The case of Rose O’Neill (June 25, 1874 – April 6, 1944) is, I think, quite a fascinating one. She was not only the first woman cartoonist to be published in the U.S., but she was at one time the highest paid female illustrator in the world, thanks to her creation, Kewpies, which appeared for the first time in the Ladies’ Home Journal in 1909 and went on to be made into—yes, you guessed it—Kewpie dolls. (These were manufactured by a German company starting in 1912.) Moreover, O’Neill wrote novels and poetry, sometimes providing her own illustrations for them. Having made a fortune, she studied sculpture with Rodin (!) and learned painting, exhibiting her work in Paris, where she lived from 1921 to 1926, as well as at home. O’Neill was also active in the women’s suffrage movement.

Another huge hit in the cartoon comic strip universe has been The Smurfs, created by the Belgian animator and cartoonist Pierre Culliford (25 June 1928 – 24 December 1992), who signed his work “Peyo”. Though the first Smurf first appeared as early as 1958, who would have thought that Smurfs have had their own stamp, a Belgian one, of course, since 1984? Orwellian, one might say. Switzerland came out with a pair in 2013, and just this year the United Nations issued two big sheets of Smurf stamps in recognition of International Happiness Day. These I do not display. Surely three Smurf stamps are enough.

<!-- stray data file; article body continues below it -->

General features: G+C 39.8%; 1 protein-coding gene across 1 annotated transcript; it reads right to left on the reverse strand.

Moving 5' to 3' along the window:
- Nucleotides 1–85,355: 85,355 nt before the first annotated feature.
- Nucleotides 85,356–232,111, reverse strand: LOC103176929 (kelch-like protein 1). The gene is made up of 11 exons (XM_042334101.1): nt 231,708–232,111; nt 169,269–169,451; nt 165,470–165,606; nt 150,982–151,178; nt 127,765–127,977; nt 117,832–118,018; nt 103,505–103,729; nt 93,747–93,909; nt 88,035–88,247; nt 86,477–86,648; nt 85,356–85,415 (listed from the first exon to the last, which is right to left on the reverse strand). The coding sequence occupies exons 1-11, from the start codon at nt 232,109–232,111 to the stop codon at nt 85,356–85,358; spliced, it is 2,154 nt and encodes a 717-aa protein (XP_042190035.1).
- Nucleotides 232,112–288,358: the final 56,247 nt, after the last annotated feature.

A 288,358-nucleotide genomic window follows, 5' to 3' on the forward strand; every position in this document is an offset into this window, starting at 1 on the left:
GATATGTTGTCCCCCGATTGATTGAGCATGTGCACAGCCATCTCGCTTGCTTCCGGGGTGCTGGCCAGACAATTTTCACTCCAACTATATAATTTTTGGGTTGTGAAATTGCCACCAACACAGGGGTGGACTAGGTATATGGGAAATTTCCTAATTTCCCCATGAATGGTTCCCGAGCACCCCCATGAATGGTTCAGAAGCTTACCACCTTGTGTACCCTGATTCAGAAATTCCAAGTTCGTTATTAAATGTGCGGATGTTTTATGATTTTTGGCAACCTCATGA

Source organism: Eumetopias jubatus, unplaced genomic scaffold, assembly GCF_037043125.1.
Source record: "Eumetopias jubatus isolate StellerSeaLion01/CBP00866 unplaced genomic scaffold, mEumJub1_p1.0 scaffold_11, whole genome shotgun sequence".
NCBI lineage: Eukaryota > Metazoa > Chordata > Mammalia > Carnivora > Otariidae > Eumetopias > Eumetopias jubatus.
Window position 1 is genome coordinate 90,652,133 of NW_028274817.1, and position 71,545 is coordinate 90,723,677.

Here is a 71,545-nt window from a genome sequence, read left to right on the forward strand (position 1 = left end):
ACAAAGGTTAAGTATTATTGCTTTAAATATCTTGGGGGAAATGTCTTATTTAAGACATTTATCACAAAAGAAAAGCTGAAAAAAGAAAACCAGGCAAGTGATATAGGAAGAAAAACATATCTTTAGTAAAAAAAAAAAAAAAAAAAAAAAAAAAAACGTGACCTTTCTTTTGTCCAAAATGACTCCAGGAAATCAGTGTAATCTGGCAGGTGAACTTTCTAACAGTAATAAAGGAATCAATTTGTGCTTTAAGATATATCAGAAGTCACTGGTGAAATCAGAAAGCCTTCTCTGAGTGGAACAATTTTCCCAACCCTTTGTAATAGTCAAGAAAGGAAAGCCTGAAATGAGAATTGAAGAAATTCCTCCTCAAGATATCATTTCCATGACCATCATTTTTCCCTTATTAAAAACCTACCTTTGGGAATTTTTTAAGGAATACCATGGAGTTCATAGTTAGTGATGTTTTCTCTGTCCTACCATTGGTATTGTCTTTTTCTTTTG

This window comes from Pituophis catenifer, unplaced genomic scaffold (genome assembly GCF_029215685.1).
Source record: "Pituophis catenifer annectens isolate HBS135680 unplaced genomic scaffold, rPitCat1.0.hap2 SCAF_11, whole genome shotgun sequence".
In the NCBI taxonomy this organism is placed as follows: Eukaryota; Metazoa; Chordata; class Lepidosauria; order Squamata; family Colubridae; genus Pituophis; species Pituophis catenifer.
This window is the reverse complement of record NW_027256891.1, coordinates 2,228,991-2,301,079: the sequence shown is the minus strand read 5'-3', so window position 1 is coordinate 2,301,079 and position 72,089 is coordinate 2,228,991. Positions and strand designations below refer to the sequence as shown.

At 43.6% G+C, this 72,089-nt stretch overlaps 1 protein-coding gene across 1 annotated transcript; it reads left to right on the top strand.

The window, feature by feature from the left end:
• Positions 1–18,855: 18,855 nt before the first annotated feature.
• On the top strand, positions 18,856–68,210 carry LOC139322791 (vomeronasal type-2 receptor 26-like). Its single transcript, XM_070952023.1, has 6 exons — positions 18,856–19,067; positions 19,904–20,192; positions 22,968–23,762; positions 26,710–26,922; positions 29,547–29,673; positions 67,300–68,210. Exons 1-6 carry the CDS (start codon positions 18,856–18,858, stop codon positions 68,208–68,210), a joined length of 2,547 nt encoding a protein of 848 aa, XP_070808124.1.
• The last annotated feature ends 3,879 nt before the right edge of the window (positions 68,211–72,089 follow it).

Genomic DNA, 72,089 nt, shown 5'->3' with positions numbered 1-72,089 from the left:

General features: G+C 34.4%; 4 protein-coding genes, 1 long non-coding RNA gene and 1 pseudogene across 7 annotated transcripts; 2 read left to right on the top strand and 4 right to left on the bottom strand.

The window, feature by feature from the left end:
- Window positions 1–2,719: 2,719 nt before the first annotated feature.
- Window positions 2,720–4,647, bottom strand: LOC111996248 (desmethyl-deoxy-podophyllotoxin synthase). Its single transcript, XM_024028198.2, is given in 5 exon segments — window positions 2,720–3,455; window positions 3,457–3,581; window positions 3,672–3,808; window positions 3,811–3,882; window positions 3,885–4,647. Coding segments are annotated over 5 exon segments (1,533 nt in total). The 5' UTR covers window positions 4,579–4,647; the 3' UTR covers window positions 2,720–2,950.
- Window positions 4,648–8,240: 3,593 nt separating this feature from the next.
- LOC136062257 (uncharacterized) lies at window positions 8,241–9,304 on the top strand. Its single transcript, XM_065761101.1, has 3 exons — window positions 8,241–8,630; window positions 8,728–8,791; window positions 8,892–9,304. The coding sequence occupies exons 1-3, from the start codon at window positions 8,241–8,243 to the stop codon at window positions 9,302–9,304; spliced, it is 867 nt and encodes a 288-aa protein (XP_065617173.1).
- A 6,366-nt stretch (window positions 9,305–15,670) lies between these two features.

This is also the 107th anniversary of the première of Stravinsky’s beloved ballet The Firebird (known in French as L’Oiseau de feu and in Russian as Zhar-ptitsa). It was one of the works written for Sergei Diaghilev’s Ballets Russes and featured choreography by Michel Fokine.

A graduate of the University of Massachusetts with a B.A. in English, Doug Briscoe worked in Boston classical music radio, at WCRB, WGBH, and WBUR, for about 25 years, beginning in 1977. He has the curious distinction of having succeeded Robert J. Lurtsema twice, first as host of WGBH’s weekday morning classical music program in 1993, then as host of the weekend program when Robert J.’s health failed in 2000. Doug also wrote liner notes for several of the late Gunther Schuller’s GM Recordings releases as well as program notes for the Boston Classical Orchestra. For the past few years he’s been posting a Facebook “blog” of classical music on stamps of the world, which has now been expanded to encompass all the arts for The Arts Fuse.